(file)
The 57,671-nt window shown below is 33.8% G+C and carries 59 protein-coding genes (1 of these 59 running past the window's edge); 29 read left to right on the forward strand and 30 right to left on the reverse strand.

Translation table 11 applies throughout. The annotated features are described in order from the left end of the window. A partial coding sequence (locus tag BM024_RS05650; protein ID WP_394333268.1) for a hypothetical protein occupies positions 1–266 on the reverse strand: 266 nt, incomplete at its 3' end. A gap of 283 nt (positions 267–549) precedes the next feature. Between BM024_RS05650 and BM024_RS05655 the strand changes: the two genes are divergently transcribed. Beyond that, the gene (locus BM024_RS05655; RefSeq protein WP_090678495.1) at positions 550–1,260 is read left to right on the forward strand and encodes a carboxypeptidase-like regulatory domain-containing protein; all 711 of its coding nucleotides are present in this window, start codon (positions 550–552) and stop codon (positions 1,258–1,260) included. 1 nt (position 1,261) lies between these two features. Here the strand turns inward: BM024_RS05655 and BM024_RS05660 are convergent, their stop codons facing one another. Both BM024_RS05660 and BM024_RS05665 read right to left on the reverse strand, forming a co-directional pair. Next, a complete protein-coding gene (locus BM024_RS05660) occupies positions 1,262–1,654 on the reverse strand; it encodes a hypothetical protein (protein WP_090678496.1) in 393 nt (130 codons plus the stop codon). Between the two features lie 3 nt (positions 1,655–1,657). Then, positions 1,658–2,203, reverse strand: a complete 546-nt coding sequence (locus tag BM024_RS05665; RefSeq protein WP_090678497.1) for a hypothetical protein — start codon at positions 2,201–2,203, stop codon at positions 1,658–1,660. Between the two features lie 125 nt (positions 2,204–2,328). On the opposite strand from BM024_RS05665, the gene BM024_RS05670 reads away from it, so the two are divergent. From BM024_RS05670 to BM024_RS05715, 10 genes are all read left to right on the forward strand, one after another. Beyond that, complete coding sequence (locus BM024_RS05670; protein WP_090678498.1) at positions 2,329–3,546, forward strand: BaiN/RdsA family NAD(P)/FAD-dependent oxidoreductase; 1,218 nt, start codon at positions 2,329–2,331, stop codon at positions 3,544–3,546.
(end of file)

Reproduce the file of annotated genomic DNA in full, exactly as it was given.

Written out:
The 57,671-nt window shown below is 33.8% G+C and carries 59 protein-coding genes (1 of these 59 running past the window's edge); 29 read left to right on the forward strand and 30 right to left on the reverse strand.

Translation table 11 applies throughout. The annotated features are described in order from the left end of the window. A partial coding sequence (locus tag BM024_RS05650; protein ID WP_394333268.1) for a hypothetical protein occupies positions 1–266 on the reverse strand: 266 nt, incomplete at its 3' end. A gap of 283 nt (positions 267–549) precedes the next feature. Between BM024_RS05650 and BM024_RS05655 the strand changes: the two genes are divergently transcribed. Beyond that, the gene (locus BM024_RS05655; RefSeq protein WP_090678495.1) at positions 550–1,260 is read left to right on the forward strand and encodes a carboxypeptidase-like regulatory domain-containing protein; all 711 of its coding nucleotides are present in this window, start codon (positions 550–552) and stop codon (positions 1,258–1,260) included. 1 nt (position 1,261) lies between these two features. Here the strand turns inward: BM024_RS05655 and BM024_RS05660 are convergent, their stop codons facing one another. Both BM024_RS05660 and BM024_RS05665 read right to left on the reverse strand, forming a co-directional pair. Next, a complete protein-coding gene (locus BM024_RS05660) occupies positions 1,262–1,654 on the reverse strand; it encodes a hypothetical protein (protein WP_090678496.1) in 393 nt (130 codons plus the stop codon). Between the two features lie 3 nt (positions 1,655–1,657). Then, positions 1,658–2,203, reverse strand: a complete 546-nt coding sequence (locus tag BM024_RS05665; RefSeq protein WP_090678497.1) for a hypothetical protein — start codon at positions 2,201–2,203, stop codon at positions 1,658–1,660. Between the two features lie 125 nt (positions 2,204–2,328). On the opposite strand from BM024_RS05665, the gene BM024_RS05670 reads away from it, so the two are divergent. From BM024_RS05670 to BM024_RS05715, 10 genes are all read left to right on the forward strand, one after another. Beyond that, complete coding sequence (locus BM024_RS05670; protein WP_090678498.1) at positions 2,329–3,546, forward strand: BaiN/RdsA family NAD(P)/FAD-dependent oxidoreductase; 1,218 nt, start codon at positions 2,329–2,331, stop codon at positions 3,544–3,546.